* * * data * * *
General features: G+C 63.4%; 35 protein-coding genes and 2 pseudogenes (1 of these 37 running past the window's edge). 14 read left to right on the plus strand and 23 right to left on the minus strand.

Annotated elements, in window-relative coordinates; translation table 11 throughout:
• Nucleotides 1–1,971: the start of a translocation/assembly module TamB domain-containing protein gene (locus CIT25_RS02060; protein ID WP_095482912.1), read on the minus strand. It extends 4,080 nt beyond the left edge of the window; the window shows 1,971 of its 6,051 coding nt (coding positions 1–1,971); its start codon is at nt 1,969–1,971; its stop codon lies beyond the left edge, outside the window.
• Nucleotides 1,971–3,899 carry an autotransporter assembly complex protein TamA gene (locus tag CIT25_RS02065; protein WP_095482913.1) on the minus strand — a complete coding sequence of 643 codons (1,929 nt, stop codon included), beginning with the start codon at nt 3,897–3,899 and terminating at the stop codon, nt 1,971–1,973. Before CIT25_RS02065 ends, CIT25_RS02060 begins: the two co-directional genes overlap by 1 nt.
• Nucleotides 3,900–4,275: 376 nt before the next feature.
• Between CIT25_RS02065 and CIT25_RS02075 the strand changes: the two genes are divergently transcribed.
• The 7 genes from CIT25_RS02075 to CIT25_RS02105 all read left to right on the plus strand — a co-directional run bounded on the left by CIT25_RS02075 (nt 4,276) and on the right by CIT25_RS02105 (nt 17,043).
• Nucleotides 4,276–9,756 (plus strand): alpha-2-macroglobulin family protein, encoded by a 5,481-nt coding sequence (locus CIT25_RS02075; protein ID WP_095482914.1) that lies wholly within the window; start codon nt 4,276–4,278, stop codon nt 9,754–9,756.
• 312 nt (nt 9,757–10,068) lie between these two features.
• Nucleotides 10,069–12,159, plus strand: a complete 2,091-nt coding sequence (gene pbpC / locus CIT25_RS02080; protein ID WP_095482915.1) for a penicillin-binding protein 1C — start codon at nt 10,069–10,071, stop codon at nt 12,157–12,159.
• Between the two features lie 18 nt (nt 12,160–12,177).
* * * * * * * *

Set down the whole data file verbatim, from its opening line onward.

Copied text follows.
General features: G+C 63.4%; 35 protein-coding genes and 2 pseudogenes (1 of these 37 running past the window's edge). 14 read left to right on the plus strand and 23 right to left on the minus strand.

Annotated elements, in window-relative coordinates; translation table 11 throughout:
• Nucleotides 1–1,971: the start of a translocation/assembly module TamB domain-containing protein gene (locus CIT25_RS02060; protein ID WP_095482912.1), read on the minus strand. It extends 4,080 nt beyond the left edge of the window; the window shows 1,971 of its 6,051 coding nt (coding positions 1–1,971); its start codon is at nt 1,969–1,971; its stop codon lies beyond the left edge, outside the window.
• Nucleotides 1,971–3,899 carry an autotransporter assembly complex protein TamA gene (locus tag CIT25_RS02065; protein WP_095482913.1) on the minus strand — a complete coding sequence of 643 codons (1,929 nt, stop codon included), beginning with the start codon at nt 3,897–3,899 and terminating at the stop codon, nt 1,971–1,973. Before CIT25_RS02065 ends, CIT25_RS02060 begins: the two co-directional genes overlap by 1 nt.
• Nucleotides 3,900–4,275: 376 nt before the next feature.
• Between CIT25_RS02065 and CIT25_RS02075 the strand changes: the two genes are divergently transcribed.
• The 7 genes from CIT25_RS02075 to CIT25_RS02105 all read left to right on the plus strand — a co-directional run bounded on the left by CIT25_RS02075 (nt 4,276) and on the right by CIT25_RS02105 (nt 17,043).
• Nucleotides 4,276–9,756 (plus strand): alpha-2-macroglobulin family protein, encoded by a 5,481-nt coding sequence (locus CIT25_RS02075; protein ID WP_095482914.1) that lies wholly within the window; start codon nt 4,276–4,278, stop codon nt 9,754–9,756.
• 312 nt (nt 9,757–10,068) lie between these two features.
• Nucleotides 10,069–12,159, plus strand: a complete 2,091-nt coding sequence (gene pbpC / locus CIT25_RS02080; protein ID WP_095482915.1) for a penicillin-binding protein 1C — start codon at nt 10,069–10,071, stop codon at nt 12,157–12,159.
• Between the two features lie 18 nt (nt 12,160–12,177).